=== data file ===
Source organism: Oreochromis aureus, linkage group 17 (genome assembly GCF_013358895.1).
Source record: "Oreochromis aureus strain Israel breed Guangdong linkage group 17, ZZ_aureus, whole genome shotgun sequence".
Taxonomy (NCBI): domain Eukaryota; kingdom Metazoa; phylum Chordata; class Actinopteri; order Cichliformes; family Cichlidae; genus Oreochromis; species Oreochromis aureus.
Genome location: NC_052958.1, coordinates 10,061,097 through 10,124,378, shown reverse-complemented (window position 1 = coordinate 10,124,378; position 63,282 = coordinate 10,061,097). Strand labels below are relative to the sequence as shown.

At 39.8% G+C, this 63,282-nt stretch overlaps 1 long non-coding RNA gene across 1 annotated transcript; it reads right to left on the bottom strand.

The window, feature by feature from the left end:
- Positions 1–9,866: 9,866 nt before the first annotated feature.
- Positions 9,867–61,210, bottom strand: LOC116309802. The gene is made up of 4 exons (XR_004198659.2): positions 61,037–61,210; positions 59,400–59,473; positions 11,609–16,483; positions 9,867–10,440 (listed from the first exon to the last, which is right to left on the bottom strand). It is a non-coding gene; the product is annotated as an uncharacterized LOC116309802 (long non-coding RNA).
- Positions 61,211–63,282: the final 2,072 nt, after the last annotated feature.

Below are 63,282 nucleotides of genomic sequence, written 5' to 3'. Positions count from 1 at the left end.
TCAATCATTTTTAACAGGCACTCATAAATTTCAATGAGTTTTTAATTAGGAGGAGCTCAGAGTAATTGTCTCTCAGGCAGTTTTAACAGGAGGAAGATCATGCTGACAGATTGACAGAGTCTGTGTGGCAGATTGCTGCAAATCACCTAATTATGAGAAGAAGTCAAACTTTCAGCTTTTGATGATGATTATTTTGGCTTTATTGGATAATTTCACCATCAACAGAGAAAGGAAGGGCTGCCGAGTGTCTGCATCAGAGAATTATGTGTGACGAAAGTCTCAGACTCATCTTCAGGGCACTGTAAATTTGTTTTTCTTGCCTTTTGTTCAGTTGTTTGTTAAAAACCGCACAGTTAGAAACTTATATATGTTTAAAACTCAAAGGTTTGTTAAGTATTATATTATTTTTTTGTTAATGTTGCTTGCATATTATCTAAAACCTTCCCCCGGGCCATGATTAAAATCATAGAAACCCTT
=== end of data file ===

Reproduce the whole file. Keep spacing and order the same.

Source organism: Oreochromis aureus, linkage group 17 (genome assembly GCF_013358895.1).
Source record: "Oreochromis aureus strain Israel breed Guangdong linkage group 17, ZZ_aureus, whole genome shotgun sequence".
Taxonomy (NCBI): domain Eukaryota; kingdom Metazoa; phylum Chordata; class Actinopteri; order Cichliformes; family Cichlidae; genus Oreochromis; species Oreochromis aureus.
Genome location: NC_052958.1, coordinates 10,061,097 through 10,124,378, shown reverse-complemented (window position 1 = coordinate 10,124,378; position 63,282 = coordinate 10,061,097). Strand labels below are relative to the sequence as shown.

At 39.8% G+C, this 63,282-nt stretch overlaps 1 long non-coding RNA gene across 1 annotated transcript; it reads right to left on the bottom strand.

The window, feature by feature from the left end:
- Positions 1–9,866: 9,866 nt before the first annotated feature.
- Positions 9,867–61,210, bottom strand: LOC116309802. The gene is made up of 4 exons (XR_004198659.2): positions 61,037–61,210; positions 59,400–59,473; positions 11,609–16,483; positions 9,867–10,440 (listed from the first exon to the last, which is right to left on the bottom strand). It is a non-coding gene; the product is annotated as an uncharacterized LOC116309802 (long non-coding RNA).
- Positions 61,211–63,282: the final 2,072 nt, after the last annotated feature.

Below are 63,282 nucleotides of genomic sequence, written 5' to 3'. Positions count from 1 at the left end.
TCAATCATTTTTAACAGGCACTCATAAATTTCAATGAGTTTTTAATTAGGAGGAGCTCAGAGTAATTGTCTCTCAGGCAGTTTTAACAGGAGGAAGATCATGCTGACAGATTGACAGAGTCTGTGTGGCAGATTGCTGCAAATCACCTAATTATGAGAAGAAGTCAAACTTTCAGCTTTTGATGATGATTATTTTGGCTTTATTGGATAATTTCACCATCAACAGAGAAAGGAAGGGCTGCCGAGTGTCTGCATCAGAGAATTATGTGTGACGAAAGTCTCAGACTCATCTTCAGGGCACTGTAAATTTGTTTTTCTTGCCTTTTGTTCAGTTGTTTGTTAAAAACCGCACAGTTAGAAACTTATATATGTTTAAAACTCAAAGGTTTGTTAAGTATTATATTATTTTTTTGTTAATGTTGCTTGCATATTATCTAAAACCTTCCCCCGGGCCATGATTAAAATCATAGAAACCCTT